This article contains my technical opinions and is for general information purposes only. The topic covers power and control cable bending radii which can differ from data / fiber / mining cable requirements.

Introduction to Bending Radius

This newsletter will discuss minimum bending radius requirements for power and control cables in Canada. Confusion arises from a mix of code rules, tables, and manufacturer’s specification sheets, which may conflict. The intent of the CE Code is to prevent cable damage by over-bending, but its generic nature requires installers to look deeper into the topic.

Cable bending radius limitations are mainly affected by conductor size, insulation thickness, number of conductors, and shielding / armour type. Most stated bend radius values are for statically installed cables which become even more critical when the cables are installed under tension. Industry standards like IEEE 1185 provide general cable information, CE Code rules provide code requirements, and manufacturer spec sheets provide cable-specific requirements. All should be considered in your project.

Understanding cable bend radii can help jobsite installations. Over-bending cables may damage the jacket, armour, and/or insulation, reducing cable life. Using too large a bend radius can result in higher cable tray costs.

CE Rules for Bend Radii

Below are some of the main CE Code bend radii rules for power and control cables.

12-110 Radii of Bends in insulated conductors and cables – “The radii of bends in insulated conductors and cables shall be sufficiently large to ensure that no damage is done to the conductors or cables or to their insulation, covering, or sheathing.” This is a general rule that applies to all conductor / cable types. Additional code rules provide further requirements for specific cable types.

12-614 Radii of bends in armoured cables – Requires 6 x Cable OD minimum bend radius for low voltage armoured cables and that the bends should not distort the armour. Sub-rule 3 lays out requirements for armoured cables pulled in conduit.

12-712 Addresses bend radii for MI (mineral insulated), aluminum sheathed, and copper sheathed cables – Requires 9 x cable OD for Corrugated aluminum or copper sheathed cables. Examples are Vitalink 2-hour fire-rated cables (copper sheathed) and corrugated armour VFD cables (aluminum sheathed).

36-102 Radii of Bends for High Voltage cables – Points you to Table 15.

IEEE Standard 1185 Tables 12 – This standard is commonly referred to in manufacturer installation guides.

IEEE Standard 1185 Bend Radius Table

Table 12 – Comparative Minimum Bend Radius Factors

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Practical Applications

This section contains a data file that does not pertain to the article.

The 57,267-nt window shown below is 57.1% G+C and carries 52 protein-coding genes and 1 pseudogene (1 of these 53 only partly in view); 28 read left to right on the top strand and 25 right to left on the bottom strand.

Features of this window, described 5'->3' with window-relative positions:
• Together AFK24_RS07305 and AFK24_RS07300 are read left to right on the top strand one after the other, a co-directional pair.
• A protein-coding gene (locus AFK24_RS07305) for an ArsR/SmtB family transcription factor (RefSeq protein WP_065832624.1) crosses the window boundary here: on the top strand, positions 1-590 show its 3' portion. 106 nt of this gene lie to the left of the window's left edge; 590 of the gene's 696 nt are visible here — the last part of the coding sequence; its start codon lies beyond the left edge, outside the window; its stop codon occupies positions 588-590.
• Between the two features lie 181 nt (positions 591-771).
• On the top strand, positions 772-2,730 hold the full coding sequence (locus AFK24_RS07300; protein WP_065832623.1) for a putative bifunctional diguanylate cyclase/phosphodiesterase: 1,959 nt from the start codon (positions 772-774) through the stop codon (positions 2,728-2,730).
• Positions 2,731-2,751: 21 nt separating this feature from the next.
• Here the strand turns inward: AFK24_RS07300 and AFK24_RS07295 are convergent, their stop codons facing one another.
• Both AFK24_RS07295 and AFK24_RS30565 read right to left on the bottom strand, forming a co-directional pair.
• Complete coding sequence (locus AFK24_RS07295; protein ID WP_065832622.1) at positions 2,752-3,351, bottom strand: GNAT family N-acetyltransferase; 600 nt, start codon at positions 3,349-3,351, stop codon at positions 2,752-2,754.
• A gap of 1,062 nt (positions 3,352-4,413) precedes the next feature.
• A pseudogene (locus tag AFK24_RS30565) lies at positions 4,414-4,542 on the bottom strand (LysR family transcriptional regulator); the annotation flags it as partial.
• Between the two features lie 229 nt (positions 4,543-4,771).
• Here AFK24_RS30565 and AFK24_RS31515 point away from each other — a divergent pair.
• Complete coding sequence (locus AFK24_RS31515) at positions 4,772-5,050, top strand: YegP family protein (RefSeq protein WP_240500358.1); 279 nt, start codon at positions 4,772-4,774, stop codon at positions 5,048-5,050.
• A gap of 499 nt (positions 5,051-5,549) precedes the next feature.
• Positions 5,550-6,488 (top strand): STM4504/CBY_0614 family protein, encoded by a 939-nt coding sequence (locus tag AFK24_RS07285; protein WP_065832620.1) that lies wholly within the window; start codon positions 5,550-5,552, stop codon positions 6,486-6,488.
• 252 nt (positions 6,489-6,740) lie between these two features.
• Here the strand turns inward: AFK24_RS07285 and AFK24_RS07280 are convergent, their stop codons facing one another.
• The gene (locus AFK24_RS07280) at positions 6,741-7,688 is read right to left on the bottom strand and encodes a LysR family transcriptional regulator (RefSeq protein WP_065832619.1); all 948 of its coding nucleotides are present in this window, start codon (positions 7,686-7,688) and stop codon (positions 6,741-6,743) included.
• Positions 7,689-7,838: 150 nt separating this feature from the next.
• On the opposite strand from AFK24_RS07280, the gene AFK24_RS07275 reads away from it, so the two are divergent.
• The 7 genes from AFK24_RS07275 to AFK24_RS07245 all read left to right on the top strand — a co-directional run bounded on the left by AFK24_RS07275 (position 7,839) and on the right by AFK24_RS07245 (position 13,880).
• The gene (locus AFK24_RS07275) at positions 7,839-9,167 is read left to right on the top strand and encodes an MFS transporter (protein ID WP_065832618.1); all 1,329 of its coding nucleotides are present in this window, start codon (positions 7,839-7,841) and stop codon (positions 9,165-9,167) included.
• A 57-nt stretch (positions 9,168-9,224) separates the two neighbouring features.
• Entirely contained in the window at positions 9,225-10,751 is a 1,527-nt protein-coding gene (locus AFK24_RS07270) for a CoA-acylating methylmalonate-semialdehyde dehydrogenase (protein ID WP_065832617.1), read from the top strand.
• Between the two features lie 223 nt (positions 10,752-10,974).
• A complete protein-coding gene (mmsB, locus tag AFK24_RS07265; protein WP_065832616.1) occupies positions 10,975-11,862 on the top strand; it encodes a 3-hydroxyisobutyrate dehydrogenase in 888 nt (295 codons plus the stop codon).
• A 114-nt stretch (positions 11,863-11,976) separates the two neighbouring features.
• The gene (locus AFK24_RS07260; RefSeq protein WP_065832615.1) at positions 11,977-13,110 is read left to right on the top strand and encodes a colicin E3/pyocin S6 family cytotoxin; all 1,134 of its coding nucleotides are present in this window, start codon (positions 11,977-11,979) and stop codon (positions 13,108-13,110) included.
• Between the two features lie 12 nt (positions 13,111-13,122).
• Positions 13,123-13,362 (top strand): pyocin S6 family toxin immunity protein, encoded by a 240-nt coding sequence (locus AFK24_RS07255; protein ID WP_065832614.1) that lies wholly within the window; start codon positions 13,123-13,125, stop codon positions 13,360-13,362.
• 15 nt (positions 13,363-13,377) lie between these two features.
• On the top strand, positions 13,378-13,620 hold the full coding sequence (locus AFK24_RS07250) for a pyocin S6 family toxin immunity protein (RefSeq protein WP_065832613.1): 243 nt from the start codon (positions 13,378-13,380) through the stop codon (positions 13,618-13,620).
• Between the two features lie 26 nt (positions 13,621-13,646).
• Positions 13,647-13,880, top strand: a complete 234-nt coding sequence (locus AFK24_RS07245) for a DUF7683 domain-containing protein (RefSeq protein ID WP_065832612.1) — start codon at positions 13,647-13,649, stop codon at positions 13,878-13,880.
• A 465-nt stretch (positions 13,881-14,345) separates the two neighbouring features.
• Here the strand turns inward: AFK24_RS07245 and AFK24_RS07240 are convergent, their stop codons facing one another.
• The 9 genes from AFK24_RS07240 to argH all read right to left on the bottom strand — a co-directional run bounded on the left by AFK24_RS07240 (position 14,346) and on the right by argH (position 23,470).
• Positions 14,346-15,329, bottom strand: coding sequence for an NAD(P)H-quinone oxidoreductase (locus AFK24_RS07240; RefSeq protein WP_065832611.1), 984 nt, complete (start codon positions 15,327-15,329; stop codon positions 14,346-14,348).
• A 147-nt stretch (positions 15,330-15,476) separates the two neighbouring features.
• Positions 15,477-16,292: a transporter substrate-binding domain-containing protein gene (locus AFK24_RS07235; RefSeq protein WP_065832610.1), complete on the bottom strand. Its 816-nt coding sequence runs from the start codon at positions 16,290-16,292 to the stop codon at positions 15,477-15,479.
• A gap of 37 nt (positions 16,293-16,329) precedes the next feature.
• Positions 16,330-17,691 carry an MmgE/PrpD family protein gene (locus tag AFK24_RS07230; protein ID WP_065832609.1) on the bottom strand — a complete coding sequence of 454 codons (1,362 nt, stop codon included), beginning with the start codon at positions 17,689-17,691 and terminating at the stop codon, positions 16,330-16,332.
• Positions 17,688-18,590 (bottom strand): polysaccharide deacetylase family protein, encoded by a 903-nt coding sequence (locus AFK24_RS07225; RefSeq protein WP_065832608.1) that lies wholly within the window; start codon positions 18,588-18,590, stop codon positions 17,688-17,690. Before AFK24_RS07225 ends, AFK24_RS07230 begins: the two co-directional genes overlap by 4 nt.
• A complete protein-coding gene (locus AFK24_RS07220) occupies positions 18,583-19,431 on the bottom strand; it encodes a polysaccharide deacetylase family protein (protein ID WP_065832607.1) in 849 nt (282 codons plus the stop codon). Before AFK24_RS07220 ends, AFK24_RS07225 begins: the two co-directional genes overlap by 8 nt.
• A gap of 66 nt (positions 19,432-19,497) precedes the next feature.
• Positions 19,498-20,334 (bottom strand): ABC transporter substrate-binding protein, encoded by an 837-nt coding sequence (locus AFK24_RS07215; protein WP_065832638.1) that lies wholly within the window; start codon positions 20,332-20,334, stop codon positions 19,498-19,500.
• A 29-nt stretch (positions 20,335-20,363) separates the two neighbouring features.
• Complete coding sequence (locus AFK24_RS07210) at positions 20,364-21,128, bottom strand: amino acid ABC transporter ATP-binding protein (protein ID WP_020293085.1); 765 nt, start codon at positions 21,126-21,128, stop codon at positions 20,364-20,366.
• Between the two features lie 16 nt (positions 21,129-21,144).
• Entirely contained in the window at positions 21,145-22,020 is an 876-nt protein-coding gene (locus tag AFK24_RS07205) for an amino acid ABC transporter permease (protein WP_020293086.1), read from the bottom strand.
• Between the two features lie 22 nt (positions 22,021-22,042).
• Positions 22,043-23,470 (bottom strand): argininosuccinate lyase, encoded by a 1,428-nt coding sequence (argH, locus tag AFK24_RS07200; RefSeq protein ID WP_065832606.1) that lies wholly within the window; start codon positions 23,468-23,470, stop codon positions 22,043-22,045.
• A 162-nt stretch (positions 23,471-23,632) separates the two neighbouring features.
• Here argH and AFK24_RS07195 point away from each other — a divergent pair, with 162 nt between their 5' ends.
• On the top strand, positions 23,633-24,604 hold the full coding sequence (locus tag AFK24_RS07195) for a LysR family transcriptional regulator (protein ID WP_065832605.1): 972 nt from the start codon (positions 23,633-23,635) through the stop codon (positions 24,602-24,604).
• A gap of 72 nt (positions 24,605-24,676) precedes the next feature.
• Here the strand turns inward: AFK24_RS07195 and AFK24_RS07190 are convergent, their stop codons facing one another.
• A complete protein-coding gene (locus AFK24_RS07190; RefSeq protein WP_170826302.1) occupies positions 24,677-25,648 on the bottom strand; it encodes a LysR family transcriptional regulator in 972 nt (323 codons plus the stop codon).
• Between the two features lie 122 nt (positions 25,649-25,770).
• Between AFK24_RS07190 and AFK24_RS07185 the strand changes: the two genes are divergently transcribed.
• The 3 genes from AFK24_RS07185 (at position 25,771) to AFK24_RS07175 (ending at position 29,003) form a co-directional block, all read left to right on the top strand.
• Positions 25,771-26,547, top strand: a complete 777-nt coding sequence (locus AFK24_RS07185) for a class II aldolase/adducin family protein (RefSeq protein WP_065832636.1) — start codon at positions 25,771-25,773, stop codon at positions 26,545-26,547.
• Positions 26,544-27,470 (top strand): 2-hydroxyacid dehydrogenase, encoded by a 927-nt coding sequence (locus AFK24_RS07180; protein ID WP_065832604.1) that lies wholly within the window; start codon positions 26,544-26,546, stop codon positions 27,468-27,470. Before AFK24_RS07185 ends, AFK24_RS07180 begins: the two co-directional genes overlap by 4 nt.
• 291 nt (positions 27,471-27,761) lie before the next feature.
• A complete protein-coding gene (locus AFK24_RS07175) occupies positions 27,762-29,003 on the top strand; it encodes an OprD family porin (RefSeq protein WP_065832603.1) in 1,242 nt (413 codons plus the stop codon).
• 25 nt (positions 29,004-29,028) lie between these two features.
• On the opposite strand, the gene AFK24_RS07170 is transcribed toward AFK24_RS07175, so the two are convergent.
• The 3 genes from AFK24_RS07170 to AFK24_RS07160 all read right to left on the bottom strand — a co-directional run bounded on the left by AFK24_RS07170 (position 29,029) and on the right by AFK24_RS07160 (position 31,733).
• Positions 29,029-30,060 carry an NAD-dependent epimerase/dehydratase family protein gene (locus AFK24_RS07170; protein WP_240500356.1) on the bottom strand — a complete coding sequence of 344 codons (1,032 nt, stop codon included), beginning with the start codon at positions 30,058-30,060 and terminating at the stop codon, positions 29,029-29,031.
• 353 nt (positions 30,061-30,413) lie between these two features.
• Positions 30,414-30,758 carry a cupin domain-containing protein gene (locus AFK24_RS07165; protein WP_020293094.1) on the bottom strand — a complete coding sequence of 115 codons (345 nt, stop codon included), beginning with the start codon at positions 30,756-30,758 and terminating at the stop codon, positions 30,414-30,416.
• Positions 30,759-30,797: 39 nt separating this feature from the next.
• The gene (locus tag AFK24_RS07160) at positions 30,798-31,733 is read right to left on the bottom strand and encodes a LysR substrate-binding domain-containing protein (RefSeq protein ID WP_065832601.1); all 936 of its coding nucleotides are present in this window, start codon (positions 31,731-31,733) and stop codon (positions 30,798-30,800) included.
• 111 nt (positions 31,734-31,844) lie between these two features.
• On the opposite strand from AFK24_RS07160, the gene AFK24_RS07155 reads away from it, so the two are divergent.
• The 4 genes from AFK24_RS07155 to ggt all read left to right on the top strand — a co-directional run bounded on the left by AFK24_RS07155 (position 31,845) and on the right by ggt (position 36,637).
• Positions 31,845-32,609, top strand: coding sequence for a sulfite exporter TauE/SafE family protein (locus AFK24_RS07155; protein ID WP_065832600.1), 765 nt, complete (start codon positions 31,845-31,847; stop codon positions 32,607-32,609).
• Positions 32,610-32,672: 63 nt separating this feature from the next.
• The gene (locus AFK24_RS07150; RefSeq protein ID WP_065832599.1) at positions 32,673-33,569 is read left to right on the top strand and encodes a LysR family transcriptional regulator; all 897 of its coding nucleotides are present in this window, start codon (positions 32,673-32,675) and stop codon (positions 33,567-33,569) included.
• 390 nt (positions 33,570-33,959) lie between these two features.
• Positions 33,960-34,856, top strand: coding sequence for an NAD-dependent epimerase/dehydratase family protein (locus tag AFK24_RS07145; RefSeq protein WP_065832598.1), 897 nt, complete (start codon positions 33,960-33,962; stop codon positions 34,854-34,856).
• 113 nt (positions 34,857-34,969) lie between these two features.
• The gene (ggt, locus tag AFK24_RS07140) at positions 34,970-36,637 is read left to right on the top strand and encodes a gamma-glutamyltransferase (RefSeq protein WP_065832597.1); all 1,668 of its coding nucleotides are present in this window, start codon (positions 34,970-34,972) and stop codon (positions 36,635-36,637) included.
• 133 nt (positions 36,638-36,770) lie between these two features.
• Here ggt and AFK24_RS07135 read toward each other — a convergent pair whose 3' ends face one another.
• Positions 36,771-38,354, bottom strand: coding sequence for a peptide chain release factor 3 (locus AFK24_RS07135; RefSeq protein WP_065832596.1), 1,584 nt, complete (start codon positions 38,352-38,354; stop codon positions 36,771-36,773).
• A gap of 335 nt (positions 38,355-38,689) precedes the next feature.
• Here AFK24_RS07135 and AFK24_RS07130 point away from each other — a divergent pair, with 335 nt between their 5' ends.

In general, Canadians use 6 x cable OD for low voltage Teck90 cable minimum bend radius (as measured at the innermost surface) to line up with CE Code 12-614 (1), or 7 x cable OD to line up with what is stated on most manufacturer’s specification sheets. Note NEC 330.24 states 7 x cable OD for UL MC cable (this is the US code requirement for their equivalent cable).

Shielded 5KV and higher voltage cables show an example of a conflict between CE Code requirements and industry standards. CE Code Table 15 applies to these cables but is unclear and appears to be based upon single conductor cables, resulting in high values for multi-conductor cables.

Table 15 calls for 12 X cable OD but it is unclear if it refers to the overall cable OD or the individual conductor OD in a multi-conductor cable. Both the NEC (National Electrical Code) and C68.10 (CSA cable standard these cables are built to) allow for 7 x cable OD min bend radius of multi-conductor cables and 12 X OD for single conductor cables. Cable spec sheets frequently state 7 x cable OD minimum bend radius for this cable type. Using a 12 X cable overall OD bend radius for 3 conductor cables may require larger cable trays than the project has space for. Some manufacturers will supply a letter stating that their cables are suitable for installation at 7 x cable OD, which can be used as support for clarification with your project’s authority having jurisdiction.

Interestingly, the CE Code does not differentiate between static and dynamic (ie. During installation) bend radii. However, 12-110 requires the radii of bend to be sufficient to prevent damage to the conductors or cable. Cable pull calculations will often show that larger bend radii are required to not exceed the cable’s side wall bearing pressure limitations during installation.

Understanding cable bend radius requirements can help maximize cable lifespans while minimizing jobsite costs. Refer to the CE Code for code requirements, manufacturer specification sheets for specific product requirements, and IEEE 1185 Tables 1 & 2 for general industry practice.

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